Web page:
Amid concerns about the deadly coronavirus pandemic, a rapidly growing number of colleges and universities are closing their classroom doors, forcing faculty to teach students online instead of in person.
The risks posed by COVID-19, the disease caused by the new coronavirus, are both dramatic and abstract. Without a vaccine, scientists can’t say how long it will last or what its full impact will be in any regard – including on higher education. There was almost no time to forge a plan to cope with either the logistical or financial consequences before they began to unfold.
At this point, we are growing increasingly concerned about the hundreds of colleges and universities that were already on financially shaky ground before COVID-19 began to spread. We fear that some may never recover whenever things finally get back to normal.
Closures and mergers ahead
A school facing closure or merger with another campus within a few years now may be even more likely to close and to close sooner.
As schools rush to respond to the spread of COVID-19, these concerns are bubbling up at some colleges and universities that had not previously acknowledged that they were running into trouble. Naming institutions in this circumstance would jeopardize them even more.
Institutions large and small, ranging from The Ohio State University, with nearly 70,000 students, to Antioch University’s Seattle campus, with fewer than 700, are replacing in-person classes with an online learning format. They are holding meetings with software that otherwise would have just required a table and chairs, restricting travel and nixing study abroad programs.
Administrators are already worrying about how the crisis will affect enrollment during the 2020-2021 school year as they both curtail international student recruitment and support the foreign students who are already here – and isolated – in the U.S.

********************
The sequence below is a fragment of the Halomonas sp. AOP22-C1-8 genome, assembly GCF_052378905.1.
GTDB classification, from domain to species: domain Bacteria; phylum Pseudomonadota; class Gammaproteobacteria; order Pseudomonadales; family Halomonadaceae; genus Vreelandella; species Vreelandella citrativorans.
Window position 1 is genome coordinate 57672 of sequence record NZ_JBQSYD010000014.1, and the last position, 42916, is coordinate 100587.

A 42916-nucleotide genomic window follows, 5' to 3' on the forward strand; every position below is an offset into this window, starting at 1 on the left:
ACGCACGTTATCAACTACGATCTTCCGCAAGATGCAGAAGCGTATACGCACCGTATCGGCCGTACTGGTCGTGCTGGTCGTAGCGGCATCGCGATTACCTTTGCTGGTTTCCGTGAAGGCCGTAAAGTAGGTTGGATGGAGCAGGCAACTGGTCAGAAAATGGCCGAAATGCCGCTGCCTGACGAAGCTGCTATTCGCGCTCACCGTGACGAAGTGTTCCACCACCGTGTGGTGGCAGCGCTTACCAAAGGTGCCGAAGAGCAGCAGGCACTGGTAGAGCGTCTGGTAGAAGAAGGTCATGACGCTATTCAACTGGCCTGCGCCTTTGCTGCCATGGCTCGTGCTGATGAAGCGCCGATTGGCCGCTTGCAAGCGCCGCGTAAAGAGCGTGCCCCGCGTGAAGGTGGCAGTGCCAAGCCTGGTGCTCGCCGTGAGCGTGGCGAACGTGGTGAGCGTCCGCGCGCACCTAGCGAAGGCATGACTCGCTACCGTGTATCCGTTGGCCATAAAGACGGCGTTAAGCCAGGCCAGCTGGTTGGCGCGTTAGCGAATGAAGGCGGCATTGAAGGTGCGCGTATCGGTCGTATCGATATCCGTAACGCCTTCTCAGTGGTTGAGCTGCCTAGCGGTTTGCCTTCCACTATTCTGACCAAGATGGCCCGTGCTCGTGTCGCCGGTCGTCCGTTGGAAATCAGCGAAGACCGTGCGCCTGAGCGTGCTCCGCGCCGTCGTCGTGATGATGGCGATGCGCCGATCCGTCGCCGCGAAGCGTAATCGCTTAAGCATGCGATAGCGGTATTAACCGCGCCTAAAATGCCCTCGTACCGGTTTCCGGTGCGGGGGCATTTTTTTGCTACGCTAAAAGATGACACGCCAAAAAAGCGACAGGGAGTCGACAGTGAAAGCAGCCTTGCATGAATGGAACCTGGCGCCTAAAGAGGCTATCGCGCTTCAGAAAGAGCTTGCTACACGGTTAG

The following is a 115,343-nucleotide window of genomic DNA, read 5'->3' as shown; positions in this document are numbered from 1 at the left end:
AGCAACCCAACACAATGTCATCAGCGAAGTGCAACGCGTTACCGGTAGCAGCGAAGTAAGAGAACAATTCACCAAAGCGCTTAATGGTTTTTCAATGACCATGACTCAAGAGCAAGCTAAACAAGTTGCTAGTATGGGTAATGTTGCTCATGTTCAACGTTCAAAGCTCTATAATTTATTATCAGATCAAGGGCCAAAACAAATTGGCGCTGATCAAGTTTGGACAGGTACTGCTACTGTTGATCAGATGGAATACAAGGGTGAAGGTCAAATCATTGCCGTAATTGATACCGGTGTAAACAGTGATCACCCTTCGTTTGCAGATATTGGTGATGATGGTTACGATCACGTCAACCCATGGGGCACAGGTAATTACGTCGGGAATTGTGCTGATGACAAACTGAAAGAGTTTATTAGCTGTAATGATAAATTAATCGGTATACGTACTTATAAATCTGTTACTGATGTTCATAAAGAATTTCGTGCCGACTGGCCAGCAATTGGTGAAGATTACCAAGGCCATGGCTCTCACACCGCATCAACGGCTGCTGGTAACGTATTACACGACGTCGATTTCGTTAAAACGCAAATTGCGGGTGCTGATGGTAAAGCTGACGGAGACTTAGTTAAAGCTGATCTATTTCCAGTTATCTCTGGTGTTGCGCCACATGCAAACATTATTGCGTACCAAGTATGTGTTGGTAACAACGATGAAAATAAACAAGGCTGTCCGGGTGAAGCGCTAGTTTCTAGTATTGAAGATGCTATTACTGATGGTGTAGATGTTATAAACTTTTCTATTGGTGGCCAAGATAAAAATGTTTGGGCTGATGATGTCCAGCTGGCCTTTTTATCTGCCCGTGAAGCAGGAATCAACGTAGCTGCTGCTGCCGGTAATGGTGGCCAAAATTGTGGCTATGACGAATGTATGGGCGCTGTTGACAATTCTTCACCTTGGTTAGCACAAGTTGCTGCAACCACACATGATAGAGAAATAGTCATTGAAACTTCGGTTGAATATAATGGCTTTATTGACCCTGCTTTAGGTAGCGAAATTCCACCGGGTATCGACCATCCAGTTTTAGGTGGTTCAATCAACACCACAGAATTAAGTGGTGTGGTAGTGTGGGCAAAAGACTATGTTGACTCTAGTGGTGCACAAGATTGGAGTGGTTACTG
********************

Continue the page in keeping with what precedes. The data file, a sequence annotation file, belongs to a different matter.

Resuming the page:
All of this has major repercussions. Schools are recalculating student financial aid, hosting athletic events in empty arenas and stadiums, and taking other steps to foster what health authorities call “social distancing.” The economic blows could be especially brutal for schools that were already struggling before they had to cope with sudden, unplanned and still undefined expenses and lost revenue. And with very limited exceptions, we don’t expect that insurance will foot a lot of these bills.
What donors can do
Donors can do their part for colleges and universities in crisis. If dispatched quickly, philanthropy could also help reduce the financial toll that the new coronavirus is taking on campuses everywhere, especially for vulnerable students who rely on financial aid, part-time work, childcare and reliable schedules.
Consider what happened to Sweet Briar, a women’s college near the small town of Amherst, Virginia. In 2015, the college’s president and trustees were convinced that the institution could not overcome its enrollment and financial management difficulties, despite its US$65 million endowment. The mayor of Amherst urged the school’s leaders to reconsider in a letter that emphasized the damage that closure would cause the local community.
Therefore, in our view, alumni, foundations and governmental agencies with the ability to do so should consider providing emergency cash infusions to aid colleges, and particularly students who need financial help due to quarantines, canceled trips, interruptions of work and many more unforeseen contingencies. Foreign students especially may need temporary support. But colleges and universities may also need help to meet payroll for staff and others in danger of reduced hours or layoffs and to provide basic services such as food or counseling.
To be sure, large-scale philanthropy typically does not get dispatched quickly, nor do schools usually launch major fundraising campaigns overnight. And philanthropy alone can’t resolve institutions’ deeper issues.
And donors don’t have to wait to be asked to help. Alumni, parents, local corporations and community foundations can make a difference by working together, as the foundations in Seattle are doing, and as alumnae and community supporters of Sweet Briar did.
Portions of this article originally appeared in a previous article published on Feb. 3, 2020.
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